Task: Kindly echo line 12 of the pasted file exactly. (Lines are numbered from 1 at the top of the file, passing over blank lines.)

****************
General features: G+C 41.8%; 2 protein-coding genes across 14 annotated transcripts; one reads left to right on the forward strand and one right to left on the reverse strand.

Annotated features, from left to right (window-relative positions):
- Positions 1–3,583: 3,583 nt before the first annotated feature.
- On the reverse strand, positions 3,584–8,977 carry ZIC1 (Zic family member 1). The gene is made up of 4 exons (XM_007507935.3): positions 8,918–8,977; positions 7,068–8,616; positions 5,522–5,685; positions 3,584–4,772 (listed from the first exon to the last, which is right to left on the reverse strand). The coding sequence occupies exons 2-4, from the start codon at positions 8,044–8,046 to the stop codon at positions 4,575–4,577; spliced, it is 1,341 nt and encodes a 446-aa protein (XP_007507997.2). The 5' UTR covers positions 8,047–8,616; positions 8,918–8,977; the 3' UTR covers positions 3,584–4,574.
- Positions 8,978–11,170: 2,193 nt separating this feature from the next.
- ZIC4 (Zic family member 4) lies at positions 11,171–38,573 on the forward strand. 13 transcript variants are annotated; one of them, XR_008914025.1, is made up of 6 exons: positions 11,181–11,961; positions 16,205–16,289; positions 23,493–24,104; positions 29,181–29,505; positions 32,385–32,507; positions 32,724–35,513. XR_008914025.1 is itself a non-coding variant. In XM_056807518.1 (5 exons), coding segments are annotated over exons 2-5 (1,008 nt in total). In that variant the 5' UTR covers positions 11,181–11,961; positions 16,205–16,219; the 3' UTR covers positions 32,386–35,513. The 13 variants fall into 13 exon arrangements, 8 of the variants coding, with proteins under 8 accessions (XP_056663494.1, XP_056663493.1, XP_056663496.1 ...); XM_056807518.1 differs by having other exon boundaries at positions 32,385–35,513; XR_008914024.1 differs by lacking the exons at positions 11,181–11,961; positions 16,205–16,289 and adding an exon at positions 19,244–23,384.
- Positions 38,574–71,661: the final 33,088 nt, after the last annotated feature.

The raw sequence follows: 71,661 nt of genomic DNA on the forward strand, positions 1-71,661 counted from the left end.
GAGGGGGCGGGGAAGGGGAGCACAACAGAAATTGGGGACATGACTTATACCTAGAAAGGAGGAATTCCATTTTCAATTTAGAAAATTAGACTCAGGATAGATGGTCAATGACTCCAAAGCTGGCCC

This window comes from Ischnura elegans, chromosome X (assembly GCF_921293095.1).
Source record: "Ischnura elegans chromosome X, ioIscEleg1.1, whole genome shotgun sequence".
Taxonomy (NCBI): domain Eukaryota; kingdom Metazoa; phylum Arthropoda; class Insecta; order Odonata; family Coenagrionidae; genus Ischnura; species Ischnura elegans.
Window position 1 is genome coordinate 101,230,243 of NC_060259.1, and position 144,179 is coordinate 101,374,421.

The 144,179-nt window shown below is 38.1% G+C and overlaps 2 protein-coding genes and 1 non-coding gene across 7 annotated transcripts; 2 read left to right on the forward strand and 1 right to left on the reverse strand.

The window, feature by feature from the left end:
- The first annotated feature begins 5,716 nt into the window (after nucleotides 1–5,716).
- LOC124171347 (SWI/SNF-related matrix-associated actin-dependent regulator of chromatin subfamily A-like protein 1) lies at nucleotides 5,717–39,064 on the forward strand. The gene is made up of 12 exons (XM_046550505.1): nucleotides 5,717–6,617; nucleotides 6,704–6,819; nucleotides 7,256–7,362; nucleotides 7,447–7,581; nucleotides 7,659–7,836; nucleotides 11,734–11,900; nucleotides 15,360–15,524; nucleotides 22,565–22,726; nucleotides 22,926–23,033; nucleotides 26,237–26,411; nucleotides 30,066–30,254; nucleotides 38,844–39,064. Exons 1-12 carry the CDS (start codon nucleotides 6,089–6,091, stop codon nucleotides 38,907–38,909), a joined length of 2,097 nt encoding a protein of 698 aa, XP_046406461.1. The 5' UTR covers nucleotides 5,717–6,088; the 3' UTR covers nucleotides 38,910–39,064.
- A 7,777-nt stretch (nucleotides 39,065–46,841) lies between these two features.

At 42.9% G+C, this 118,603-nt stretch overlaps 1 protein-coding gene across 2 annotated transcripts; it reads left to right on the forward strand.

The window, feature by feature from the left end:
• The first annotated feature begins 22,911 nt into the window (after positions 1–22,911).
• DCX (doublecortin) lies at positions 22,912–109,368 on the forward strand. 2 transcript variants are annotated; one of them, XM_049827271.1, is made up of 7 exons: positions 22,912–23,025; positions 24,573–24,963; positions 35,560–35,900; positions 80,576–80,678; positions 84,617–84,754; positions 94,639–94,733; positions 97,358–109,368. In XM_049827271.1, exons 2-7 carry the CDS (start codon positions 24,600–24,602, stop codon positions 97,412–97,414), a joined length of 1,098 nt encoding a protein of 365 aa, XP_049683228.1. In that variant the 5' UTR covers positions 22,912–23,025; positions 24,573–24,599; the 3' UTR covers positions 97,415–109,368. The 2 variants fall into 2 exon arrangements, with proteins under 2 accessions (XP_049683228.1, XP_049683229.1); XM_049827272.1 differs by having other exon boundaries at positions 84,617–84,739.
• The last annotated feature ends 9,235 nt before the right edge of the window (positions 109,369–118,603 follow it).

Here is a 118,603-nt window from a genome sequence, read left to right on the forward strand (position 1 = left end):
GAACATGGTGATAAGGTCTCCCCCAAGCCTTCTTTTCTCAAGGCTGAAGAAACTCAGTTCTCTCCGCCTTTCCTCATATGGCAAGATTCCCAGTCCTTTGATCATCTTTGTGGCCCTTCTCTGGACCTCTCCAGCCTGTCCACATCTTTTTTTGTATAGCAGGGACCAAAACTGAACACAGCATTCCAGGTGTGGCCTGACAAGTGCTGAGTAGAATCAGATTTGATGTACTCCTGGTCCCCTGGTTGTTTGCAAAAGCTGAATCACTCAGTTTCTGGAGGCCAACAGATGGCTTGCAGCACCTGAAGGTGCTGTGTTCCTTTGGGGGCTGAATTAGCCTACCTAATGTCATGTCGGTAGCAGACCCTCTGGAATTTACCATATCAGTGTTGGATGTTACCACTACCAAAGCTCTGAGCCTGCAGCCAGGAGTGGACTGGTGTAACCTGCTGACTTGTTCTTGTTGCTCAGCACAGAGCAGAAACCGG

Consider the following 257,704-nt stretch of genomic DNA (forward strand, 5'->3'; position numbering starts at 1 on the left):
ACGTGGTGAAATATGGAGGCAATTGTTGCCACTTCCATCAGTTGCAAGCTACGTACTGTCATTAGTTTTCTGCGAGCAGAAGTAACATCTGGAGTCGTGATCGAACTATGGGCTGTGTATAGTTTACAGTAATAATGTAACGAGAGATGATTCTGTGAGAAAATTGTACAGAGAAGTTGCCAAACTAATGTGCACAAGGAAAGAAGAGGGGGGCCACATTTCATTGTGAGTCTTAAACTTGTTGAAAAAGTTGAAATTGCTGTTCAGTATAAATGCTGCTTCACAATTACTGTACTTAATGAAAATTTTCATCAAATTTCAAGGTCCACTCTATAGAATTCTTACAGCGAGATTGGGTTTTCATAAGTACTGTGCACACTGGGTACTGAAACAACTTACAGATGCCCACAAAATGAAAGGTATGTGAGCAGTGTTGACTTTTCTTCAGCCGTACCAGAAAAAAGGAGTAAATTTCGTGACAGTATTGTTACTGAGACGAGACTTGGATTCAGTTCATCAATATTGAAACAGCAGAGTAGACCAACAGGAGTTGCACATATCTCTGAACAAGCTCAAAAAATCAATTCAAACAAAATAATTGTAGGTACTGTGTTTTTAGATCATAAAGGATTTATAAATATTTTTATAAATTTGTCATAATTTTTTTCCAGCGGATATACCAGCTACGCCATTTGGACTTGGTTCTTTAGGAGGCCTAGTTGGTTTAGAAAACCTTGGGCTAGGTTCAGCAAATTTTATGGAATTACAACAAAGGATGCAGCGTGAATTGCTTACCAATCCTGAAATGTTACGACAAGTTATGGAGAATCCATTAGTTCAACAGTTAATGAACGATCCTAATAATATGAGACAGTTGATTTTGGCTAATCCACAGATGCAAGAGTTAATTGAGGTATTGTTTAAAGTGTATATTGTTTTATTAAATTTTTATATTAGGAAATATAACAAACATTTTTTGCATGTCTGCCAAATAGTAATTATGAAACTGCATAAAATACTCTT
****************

Taxonomy (NCBI): domain Eukaryota; kingdom Metazoa; phylum Arthropoda; class Insecta; order Odonata; family Coenagrionidae; genus Ischnura; species Ischnura elegans.